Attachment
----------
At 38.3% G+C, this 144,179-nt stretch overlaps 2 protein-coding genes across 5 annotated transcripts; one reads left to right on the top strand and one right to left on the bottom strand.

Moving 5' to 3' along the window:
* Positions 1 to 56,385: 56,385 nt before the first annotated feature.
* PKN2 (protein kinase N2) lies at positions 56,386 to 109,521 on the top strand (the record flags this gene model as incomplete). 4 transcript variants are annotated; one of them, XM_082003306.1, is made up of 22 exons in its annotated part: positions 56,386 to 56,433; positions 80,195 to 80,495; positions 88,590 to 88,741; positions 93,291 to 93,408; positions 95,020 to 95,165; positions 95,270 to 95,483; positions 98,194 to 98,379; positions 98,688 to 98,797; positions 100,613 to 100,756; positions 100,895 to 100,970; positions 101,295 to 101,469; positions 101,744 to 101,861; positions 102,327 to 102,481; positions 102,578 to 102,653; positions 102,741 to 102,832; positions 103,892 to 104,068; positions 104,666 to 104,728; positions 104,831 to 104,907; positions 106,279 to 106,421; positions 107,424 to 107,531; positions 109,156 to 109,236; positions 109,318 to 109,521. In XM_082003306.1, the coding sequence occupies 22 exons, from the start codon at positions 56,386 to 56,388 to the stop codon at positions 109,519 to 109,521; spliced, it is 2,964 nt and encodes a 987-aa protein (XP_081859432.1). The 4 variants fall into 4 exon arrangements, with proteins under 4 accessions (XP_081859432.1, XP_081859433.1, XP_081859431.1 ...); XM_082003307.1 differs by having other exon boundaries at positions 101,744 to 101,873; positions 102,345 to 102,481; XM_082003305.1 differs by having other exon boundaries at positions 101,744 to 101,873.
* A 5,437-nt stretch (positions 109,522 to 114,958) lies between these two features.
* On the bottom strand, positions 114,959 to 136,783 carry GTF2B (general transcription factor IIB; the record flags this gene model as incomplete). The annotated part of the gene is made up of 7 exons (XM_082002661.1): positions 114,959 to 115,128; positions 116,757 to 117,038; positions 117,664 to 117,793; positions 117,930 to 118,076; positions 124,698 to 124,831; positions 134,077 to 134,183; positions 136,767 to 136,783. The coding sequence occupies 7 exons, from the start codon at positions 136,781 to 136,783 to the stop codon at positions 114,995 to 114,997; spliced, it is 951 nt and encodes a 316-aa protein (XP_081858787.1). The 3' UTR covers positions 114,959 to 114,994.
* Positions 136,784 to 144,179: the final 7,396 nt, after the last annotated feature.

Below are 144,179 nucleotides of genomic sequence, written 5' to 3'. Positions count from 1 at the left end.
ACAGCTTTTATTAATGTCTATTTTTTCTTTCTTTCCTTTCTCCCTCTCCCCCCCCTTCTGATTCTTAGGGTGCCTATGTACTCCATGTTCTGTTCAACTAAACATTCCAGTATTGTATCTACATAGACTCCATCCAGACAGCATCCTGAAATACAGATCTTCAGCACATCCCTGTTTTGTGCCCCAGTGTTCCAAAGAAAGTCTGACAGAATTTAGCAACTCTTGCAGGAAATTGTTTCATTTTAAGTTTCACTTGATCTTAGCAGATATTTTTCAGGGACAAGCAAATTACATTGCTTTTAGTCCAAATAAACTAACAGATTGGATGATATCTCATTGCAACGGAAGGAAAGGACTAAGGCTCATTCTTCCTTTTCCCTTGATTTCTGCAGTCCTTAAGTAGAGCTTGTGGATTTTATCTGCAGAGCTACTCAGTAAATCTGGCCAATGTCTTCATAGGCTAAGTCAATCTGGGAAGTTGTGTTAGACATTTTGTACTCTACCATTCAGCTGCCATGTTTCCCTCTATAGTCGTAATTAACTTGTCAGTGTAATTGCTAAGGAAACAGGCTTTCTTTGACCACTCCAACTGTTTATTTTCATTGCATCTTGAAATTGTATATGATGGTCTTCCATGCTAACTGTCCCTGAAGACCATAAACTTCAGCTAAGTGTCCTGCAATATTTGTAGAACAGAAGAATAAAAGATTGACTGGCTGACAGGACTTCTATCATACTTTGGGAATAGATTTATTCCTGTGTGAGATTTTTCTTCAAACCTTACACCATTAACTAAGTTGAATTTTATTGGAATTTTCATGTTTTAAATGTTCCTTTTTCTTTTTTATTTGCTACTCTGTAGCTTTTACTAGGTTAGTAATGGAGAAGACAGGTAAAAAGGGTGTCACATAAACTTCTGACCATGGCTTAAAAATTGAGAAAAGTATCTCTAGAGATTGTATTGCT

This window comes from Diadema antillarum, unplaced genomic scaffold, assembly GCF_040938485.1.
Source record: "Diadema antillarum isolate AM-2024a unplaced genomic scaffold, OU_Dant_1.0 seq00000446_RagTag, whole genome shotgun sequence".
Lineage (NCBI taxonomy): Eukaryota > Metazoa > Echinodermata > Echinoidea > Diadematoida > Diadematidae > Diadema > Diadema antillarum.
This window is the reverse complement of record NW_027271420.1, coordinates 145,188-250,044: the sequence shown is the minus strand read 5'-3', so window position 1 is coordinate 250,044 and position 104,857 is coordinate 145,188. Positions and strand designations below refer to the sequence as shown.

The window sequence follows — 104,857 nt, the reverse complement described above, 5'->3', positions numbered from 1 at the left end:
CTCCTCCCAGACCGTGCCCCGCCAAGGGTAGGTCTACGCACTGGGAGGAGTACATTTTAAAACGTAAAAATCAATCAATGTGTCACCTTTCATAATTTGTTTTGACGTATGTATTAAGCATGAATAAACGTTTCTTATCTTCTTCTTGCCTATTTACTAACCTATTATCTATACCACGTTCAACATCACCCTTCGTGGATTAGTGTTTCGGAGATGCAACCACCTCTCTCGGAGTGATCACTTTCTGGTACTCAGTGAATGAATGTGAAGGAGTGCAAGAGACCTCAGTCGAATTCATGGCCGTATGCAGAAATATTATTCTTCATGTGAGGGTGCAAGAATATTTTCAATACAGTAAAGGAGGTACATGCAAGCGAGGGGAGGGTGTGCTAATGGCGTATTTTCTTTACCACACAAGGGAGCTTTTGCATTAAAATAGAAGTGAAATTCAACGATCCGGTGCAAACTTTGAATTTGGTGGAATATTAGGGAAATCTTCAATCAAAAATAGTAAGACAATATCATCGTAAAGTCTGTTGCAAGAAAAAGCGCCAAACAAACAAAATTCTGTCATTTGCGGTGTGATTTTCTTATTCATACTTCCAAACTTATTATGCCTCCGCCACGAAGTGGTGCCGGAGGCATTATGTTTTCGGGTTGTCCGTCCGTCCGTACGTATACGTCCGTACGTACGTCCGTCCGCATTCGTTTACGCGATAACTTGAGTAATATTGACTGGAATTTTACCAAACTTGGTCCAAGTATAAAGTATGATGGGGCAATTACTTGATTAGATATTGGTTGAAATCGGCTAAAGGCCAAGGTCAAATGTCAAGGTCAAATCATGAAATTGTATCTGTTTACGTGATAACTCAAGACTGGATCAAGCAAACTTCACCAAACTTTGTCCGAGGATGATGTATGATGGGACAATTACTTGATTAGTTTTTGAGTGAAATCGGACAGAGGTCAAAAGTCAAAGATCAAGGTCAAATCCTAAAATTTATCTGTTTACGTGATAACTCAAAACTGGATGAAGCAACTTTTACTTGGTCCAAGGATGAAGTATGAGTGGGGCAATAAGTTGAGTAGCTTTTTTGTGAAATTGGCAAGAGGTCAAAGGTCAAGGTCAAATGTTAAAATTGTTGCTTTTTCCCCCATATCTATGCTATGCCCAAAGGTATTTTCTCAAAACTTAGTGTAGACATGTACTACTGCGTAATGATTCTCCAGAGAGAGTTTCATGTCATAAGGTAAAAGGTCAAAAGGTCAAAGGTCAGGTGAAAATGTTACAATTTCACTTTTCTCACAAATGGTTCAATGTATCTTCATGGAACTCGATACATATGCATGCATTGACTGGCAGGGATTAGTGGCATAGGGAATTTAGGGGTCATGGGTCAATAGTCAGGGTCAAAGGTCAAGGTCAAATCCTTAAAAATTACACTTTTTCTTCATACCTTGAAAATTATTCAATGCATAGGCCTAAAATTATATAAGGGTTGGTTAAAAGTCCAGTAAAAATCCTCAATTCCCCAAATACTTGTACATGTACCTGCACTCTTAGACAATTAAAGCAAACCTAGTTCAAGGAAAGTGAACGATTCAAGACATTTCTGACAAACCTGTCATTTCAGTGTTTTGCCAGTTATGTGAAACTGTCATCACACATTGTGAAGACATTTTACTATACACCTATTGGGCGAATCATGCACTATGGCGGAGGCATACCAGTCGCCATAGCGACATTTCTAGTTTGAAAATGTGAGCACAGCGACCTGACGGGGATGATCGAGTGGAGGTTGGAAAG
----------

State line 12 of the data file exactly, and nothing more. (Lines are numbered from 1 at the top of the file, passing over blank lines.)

Lineage (NCBI taxonomy): Eukaryota > Metazoa > Echinodermata > Echinoidea > Diadematoida > Diadematidae > Diadema > Diadema antillarum.